I can’t think of too many other places where you can stroll around on a super carrier and be able to take in such a significant collection. It is just as impressive as the Air and Space Museum. I wonder where I would start? I’ve decided it would have to be at least a weekend so I could catch a game at Petco Park and watch Tatis Jr and the rest of the new look Padres destroy my beloved Giants.

Actually, all this place would need is a model show in the museum and that would be perfect… more on that down below.

The Museum of Flight – Seattle WA

Back in 2015 I had a business trip all planned in Vancouver. I was then going to take a couple of days, cross the border, head on down to Seattle and check out this amazing museum. I was going to catch a ballgame too. Well, that trip got scrubbed and it’s too bad. What a gorgeous museum. Just look at that collection! In particular I’d love to see these bad boys:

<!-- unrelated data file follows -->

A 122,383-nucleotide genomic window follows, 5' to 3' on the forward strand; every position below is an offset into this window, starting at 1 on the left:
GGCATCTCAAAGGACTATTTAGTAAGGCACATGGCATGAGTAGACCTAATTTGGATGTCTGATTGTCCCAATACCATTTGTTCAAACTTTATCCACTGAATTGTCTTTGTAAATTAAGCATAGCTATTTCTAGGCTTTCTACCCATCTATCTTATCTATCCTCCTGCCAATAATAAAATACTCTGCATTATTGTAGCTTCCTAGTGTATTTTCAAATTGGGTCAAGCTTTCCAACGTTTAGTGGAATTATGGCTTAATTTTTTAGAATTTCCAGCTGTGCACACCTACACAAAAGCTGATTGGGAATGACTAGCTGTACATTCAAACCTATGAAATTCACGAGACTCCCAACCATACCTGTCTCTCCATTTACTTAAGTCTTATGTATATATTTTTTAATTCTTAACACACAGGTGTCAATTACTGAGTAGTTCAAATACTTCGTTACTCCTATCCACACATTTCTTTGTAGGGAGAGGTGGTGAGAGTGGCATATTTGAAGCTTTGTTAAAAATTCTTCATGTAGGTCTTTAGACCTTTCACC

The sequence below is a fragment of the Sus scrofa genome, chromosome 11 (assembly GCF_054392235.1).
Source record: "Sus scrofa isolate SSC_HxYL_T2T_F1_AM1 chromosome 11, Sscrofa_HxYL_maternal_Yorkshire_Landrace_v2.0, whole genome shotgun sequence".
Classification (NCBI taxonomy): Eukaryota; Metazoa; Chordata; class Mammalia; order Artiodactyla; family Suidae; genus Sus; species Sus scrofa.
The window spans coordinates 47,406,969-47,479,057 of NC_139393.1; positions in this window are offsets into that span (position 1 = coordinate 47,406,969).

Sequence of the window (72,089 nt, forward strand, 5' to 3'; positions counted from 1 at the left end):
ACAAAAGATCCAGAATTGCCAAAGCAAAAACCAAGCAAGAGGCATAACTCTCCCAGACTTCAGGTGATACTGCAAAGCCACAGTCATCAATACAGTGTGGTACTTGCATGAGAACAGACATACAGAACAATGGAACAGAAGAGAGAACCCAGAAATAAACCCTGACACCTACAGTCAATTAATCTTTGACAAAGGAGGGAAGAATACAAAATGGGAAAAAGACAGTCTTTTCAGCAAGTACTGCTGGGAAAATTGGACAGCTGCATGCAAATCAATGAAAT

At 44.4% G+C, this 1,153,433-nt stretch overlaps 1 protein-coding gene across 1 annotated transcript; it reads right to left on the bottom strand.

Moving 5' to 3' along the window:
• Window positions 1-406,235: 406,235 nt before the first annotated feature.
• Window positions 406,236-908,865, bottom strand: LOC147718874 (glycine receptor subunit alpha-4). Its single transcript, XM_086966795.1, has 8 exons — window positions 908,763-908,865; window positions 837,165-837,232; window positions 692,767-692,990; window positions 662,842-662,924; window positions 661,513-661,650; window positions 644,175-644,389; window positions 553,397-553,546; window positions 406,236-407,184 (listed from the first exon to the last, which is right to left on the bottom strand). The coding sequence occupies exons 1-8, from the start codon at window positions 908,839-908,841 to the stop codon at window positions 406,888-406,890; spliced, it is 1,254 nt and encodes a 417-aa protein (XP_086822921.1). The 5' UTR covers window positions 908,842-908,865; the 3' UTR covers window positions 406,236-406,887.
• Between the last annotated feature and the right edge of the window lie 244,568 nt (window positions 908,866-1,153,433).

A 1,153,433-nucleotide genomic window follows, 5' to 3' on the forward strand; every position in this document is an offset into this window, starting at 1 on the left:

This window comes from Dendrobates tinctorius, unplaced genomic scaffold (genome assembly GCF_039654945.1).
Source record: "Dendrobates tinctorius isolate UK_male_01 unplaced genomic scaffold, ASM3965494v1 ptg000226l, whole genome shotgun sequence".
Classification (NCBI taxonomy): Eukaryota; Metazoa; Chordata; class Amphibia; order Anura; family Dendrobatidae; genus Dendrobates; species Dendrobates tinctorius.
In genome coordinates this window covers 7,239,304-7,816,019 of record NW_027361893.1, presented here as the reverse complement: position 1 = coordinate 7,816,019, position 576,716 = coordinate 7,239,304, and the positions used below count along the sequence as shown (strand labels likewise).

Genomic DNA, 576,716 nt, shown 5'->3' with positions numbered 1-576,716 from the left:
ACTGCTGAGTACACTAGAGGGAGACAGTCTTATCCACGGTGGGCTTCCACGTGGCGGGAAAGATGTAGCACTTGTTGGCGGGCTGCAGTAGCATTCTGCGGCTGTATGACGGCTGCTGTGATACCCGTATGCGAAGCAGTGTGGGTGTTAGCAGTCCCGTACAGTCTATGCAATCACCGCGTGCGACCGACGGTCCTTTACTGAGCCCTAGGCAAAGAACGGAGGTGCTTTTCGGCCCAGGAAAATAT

• A First World War Albatross
  • A Lunar Lander, an Apollo capsule, and a Lunar Rover, oh my!
  • Boeing 100
  • A Concorde?
  • The Darkstar
  • A Lightning
  • A Soyuz? Seriously? Where did they find that?

Since I rank the quality of museums by the number of Corsairs on display, this place ranks rather high. They have two! There is an F4U-1D and it is the only place to see one of these:

That, my friends, is a Super Corsair!

My buddy Jim at A Scale Canadian tells me that his local IPMS regularly hosts a Show and Contest at the Museum. Now imagine that. A model show and contest under and around all these amazing airplanes. This is definitely something I want need to do. Perhaps this entry needs to be in Part 3 – Events because that sounds exactly like the kind of show I’d enjoy: